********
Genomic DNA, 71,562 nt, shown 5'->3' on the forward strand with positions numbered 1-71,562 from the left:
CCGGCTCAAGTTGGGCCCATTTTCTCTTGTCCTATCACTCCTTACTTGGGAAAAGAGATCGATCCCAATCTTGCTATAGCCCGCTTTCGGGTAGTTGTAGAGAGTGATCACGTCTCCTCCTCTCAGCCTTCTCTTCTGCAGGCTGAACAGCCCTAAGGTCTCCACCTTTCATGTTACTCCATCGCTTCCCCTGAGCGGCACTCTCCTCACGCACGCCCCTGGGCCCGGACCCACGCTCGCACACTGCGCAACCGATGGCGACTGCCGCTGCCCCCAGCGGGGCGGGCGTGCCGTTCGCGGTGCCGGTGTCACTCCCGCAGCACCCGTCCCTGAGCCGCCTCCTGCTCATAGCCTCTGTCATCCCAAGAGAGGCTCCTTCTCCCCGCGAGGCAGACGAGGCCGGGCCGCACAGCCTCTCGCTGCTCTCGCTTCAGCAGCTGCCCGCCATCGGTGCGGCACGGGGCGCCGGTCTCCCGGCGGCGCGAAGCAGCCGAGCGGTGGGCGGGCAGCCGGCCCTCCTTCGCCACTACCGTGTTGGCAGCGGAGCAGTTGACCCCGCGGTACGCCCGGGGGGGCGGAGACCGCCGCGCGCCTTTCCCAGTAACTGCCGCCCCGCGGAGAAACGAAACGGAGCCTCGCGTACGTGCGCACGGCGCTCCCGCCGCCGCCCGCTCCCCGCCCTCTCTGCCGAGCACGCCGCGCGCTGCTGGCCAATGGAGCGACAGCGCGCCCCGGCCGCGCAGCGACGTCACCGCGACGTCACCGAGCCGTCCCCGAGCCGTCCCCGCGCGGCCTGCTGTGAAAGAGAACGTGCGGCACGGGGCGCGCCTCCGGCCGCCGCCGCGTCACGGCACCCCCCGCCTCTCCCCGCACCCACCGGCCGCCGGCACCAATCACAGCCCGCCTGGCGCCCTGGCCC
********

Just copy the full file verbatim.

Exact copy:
Genomic DNA, 71,562 nt, shown 5'->3' on the forward strand with positions numbered 1-71,562 from the left:
CCGGCTCAAGTTGGGCCCATTTTCTCTTGTCCTATCACTCCTTACTTGGGAAAAGAGATCGATCCCAATCTTGCTATAGCCCGCTTTCGGGTAGTTGTAGAGAGTGATCACGTCTCCTCCTCTCAGCCTTCTCTTCTGCAGGCTGAACAGCCCTAAGGTCTCCACCTTTCATGTTACTCCATCGCTTCCCCTGAGCGGCACTCTCCTCACGCACGCCCCTGGGCCCGGACCCACGCTCGCACACTGCGCAACCGATGGCGACTGCCGCTGCCCCCAGCGGGGCGGGCGTGCCGTTCGCGGTGCCGGTGTCACTCCCGCAGCACCCGTCCCTGAGCCGCCTCCTGCTCATAGCCTCTGTCATCCCAAGAGAGGCTCCTTCTCCCCGCGAGGCAGACGAGGCCGGGCCGCACAGCCTCTCGCTGCTCTCGCTTCAGCAGCTGCCCGCCATCGGTGCGGCACGGGGCGCCGGTCTCCCGGCGGCGCGAAGCAGCCGAGCGGTGGGCGGGCAGCCGGCCCTCCTTCGCCACTACCGTGTTGGCAGCGGAGCAGTTGACCCCGCGGTACGCCCGGGGGGGCGGAGACCGCCGCGCGCCTTTCCCAGTAACTGCCGCCCCGCGGAGAAACGAAACGGAGCCTCGCGTACGTGCGCACGGCGCTCCCGCCGCCGCCCGCTCCCCGCCCTCTCTGCCGAGCACGCCGCGCGCTGCTGGCCAATGGAGCGACAGCGCGCCCCGGCCGCGCAGCGACGTCACCGCGACGTCACCGAGCCGTCCCCGAGCCGTCCCCGCGCGGCCTGCTGTGAAAGAGAACGTGCGGCACGGGGCGCGCCTCCGGCCGCCGCCGCGTCACGGCACCCCCCGCCTCTCCCCGCACCCACCGGCCGCCGGCACCAATCACAGCCCGCCTGGCGCCCTGGCCC